Design matters, whether in Gotham or small-town America. The view from the Promenade near my longtime home in Brooklyn Heights may be New York’s finest. The city and its waterfront snap into perspective from across the river. Manhattan’s proud towers cluster, then crash toward the water’s edge, their juncture fragmented into a splayed collar of docks and piers, cafés, and bubble-topped tennis courts. From this distance, the city looms whole and iconic, the culmination of heroic materialism. The architecture takes your breath away. Just at my feet, the riverfront is changing, morphing before our eyes from a gritty, on-the-waterfront industrial
Following a Decade of Highs and Lows, America’s Architects Are Asking, “What Now?” Whoa. Wait a minute. That’s not an Architectural Record cover. At least not one I’m familiar with. What’s a person doing there? Where’s the building? Where’s the beef? If you’re confused, thinking that you might be inhabiting a parallel universe, calm down — you’re right. Except for the blurred image of passersby, RECORD has not featured a living soul, except for the portrait shot of the AIA Gold Medalist we’ve run every year since 1999, when Frank Gehry took center stage with a rock-star, black-and-white poster moment.
December 2010 A new work on a past master stuns with its beauty and highlights an important transitional practice for a new generation's scrutiny. The texture of the stonework almost jumps off the page. Such is the quality of the photography and reproduction that the sensuous features of building materials appear tactile, almost hyperrealistic, when rendered in large-scale black-and-white prints. Page after page we encounter the architecture at varying scales: Detailed images of interlaced cast-iron or terra-cotta ornament pull the viewer in, while artful shots of surrounding neighborhoods, with real people, automobiles, and sunlight, from the 1950s and 1960s place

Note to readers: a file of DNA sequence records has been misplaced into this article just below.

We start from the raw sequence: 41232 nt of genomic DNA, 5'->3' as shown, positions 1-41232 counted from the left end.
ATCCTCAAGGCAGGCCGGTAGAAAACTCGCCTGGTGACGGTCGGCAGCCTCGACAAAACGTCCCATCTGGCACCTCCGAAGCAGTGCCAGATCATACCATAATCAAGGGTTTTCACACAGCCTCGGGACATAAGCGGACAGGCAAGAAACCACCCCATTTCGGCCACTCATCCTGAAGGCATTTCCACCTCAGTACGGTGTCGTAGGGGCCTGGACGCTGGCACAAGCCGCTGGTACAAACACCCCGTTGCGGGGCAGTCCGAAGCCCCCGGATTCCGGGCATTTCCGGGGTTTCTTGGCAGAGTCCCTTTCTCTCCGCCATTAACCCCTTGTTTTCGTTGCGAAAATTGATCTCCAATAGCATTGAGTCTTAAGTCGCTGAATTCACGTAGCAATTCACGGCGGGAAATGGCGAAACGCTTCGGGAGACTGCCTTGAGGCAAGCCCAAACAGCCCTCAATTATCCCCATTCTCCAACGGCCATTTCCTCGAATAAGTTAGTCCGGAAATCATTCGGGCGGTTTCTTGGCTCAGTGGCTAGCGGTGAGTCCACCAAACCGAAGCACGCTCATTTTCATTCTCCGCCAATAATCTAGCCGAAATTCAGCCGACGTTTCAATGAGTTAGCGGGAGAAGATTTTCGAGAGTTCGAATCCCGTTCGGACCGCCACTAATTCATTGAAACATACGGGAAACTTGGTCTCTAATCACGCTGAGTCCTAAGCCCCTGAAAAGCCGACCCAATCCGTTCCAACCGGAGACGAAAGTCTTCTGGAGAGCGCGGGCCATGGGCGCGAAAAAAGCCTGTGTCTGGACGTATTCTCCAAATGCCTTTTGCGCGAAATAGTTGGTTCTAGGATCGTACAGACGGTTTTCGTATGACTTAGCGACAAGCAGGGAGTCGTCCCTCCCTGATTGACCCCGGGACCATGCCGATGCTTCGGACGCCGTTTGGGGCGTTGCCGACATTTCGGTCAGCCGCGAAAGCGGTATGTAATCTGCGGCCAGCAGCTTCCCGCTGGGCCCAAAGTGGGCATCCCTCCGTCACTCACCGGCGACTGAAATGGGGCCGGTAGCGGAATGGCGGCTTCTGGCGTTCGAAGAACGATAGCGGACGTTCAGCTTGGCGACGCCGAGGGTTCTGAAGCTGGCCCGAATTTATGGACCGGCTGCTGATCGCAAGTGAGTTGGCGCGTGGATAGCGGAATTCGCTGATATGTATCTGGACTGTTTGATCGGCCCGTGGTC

August 2010 China confounds our Western guilt with its ambitious Expo 2010. How could any building be higher? How could any development be larger? Have we gone as far as we can go? We seem to have reached a limit this year with the completion of the Burj Khalifa, in Dubai, U.A.E. — featured in this issue — which scrapes the heavens at 828 meters (2,717 feet). While beautifully realized, it calls into question the basic programmatic decisions of the forces that conceived it. The Burj culminates an era of financial expansion worldwide, yet opened, ironically, in the aftermath of
July 2010 David Dillon exemplified why good criticism is local. David Dillon, architecture critic for The Dallas Morning News for 25 years and longtime contributing editor of this publication, died unexpectedly on June 3. His passing marked a sea change for many of us in architectural journalism, forcing us to reflect on the current state of the craft and how it has inalterably shifted with the rise of the blogosphere. Dillon — who graduated from Boston College and held a master’s in literature and a Ph.D. in art history from Harvard — forged a deep relationship with his adopted subject,
June 2010 The National Building Museum speaks for the building arts. As Jim Pate, the executive director of New Orleans Area Habitat for Humanity, took center stage to accept an award, he articulated a serious dilemma his city had faced. New Orleans’s musical heritage, an ineffable, irreplaceable treasure he described as the city’s soul, resided in the hands of a few people — the long-time musicians who had lost their homes in Hurricane Katrina in 2005. In a city besieged with so many problems following the storm, a group of contemporary musicians and friends devised a plan: Providing safe, affordable